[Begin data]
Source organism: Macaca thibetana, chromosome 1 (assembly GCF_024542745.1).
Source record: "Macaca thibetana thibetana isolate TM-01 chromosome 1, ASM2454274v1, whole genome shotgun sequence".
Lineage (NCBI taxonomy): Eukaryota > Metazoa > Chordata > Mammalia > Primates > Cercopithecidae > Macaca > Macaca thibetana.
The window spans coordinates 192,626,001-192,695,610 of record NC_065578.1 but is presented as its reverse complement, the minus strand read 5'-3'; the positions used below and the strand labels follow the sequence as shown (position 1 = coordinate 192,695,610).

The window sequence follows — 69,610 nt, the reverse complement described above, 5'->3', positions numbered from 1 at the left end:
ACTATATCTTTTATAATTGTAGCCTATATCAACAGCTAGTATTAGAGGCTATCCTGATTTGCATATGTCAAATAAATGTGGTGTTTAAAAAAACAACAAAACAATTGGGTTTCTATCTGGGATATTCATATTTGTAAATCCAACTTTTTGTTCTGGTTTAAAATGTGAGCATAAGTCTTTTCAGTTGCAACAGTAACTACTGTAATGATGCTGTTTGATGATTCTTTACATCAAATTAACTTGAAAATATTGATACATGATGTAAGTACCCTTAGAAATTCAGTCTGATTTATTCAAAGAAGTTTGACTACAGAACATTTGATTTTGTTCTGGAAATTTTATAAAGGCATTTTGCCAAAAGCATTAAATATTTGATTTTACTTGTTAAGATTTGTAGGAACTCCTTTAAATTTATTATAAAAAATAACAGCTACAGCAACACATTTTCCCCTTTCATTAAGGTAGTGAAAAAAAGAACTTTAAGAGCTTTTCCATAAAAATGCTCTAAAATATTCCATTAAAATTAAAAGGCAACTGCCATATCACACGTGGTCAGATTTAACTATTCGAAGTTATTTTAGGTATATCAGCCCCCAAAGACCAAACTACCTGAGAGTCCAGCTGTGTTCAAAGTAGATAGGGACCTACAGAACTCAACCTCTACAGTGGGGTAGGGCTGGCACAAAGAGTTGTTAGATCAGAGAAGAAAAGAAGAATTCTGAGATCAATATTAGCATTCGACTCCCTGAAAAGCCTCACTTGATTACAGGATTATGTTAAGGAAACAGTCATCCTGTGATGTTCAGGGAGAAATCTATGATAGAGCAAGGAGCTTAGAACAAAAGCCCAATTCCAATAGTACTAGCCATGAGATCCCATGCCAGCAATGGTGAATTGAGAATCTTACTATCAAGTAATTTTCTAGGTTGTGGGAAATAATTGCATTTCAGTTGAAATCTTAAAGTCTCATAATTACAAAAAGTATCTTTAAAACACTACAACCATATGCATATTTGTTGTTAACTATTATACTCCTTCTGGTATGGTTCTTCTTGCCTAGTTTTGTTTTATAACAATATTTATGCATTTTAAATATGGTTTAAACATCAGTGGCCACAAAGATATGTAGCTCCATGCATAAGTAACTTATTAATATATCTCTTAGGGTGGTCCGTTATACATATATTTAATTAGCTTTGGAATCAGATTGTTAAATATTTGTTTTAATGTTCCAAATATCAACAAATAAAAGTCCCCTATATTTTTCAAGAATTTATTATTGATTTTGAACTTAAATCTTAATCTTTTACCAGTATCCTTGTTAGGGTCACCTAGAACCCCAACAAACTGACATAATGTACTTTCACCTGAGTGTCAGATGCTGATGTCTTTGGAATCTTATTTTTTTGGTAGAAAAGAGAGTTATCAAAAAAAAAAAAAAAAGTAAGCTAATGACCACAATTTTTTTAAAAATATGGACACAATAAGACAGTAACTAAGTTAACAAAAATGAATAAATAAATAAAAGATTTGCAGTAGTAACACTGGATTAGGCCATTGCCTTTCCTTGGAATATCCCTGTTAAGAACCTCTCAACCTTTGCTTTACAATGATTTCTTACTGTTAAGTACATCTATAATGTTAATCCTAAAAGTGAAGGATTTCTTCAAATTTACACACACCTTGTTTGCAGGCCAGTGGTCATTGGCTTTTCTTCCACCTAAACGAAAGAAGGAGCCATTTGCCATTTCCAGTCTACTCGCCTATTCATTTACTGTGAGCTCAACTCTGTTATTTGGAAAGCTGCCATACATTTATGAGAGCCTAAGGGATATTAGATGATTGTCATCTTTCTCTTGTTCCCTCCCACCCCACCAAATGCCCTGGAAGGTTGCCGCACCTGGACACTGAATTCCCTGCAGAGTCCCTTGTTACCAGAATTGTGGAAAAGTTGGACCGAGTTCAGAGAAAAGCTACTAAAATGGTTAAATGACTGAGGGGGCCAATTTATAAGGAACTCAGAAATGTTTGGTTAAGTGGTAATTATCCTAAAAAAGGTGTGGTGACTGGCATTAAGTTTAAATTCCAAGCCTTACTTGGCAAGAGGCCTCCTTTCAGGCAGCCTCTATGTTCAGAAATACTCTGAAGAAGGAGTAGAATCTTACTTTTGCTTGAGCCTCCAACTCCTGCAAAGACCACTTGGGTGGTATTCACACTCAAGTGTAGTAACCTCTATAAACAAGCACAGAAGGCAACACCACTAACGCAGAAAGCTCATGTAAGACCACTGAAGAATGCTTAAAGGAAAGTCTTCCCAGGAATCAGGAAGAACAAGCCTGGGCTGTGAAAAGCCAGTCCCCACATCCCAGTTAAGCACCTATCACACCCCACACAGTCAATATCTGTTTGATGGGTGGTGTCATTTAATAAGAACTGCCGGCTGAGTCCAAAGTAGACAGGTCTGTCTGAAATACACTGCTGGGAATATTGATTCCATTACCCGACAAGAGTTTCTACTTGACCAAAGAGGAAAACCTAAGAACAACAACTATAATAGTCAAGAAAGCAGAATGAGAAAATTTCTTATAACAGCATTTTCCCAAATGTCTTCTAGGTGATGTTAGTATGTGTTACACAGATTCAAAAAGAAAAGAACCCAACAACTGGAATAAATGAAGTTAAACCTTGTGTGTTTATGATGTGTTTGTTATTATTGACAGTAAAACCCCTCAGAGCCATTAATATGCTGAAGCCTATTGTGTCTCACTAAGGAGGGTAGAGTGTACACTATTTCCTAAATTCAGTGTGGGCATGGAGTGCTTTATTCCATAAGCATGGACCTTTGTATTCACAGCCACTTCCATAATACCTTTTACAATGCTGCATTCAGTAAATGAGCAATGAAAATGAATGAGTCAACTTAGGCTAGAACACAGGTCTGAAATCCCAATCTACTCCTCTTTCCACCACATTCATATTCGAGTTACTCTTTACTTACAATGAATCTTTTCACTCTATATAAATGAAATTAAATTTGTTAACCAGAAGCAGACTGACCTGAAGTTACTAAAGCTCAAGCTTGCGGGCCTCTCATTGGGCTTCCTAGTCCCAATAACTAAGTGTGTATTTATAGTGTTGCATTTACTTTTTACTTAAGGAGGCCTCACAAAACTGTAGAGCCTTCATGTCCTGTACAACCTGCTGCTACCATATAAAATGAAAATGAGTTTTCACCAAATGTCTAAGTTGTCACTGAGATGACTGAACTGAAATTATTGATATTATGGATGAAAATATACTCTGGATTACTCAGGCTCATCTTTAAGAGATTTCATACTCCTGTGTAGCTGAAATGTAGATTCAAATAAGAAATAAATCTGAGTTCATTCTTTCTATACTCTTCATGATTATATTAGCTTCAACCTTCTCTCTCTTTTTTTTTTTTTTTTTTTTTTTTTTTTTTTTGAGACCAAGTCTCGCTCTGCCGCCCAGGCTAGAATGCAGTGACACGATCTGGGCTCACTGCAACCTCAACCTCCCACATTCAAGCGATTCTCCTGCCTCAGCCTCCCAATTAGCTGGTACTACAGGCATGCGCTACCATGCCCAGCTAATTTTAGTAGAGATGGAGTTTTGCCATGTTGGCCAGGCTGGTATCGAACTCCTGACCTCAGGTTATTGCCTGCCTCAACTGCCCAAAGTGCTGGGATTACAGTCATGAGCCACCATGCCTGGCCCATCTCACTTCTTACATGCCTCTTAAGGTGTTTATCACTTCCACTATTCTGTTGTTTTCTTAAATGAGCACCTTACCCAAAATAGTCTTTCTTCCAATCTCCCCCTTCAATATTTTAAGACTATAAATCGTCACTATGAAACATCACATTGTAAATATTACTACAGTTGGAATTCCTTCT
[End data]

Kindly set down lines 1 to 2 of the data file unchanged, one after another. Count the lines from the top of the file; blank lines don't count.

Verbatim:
Source organism: Macaca thibetana, chromosome 1 (assembly GCF_024542745.1).
Source record: "Macaca thibetana thibetana isolate TM-01 chromosome 1, ASM2454274v1, whole genome shotgun sequence".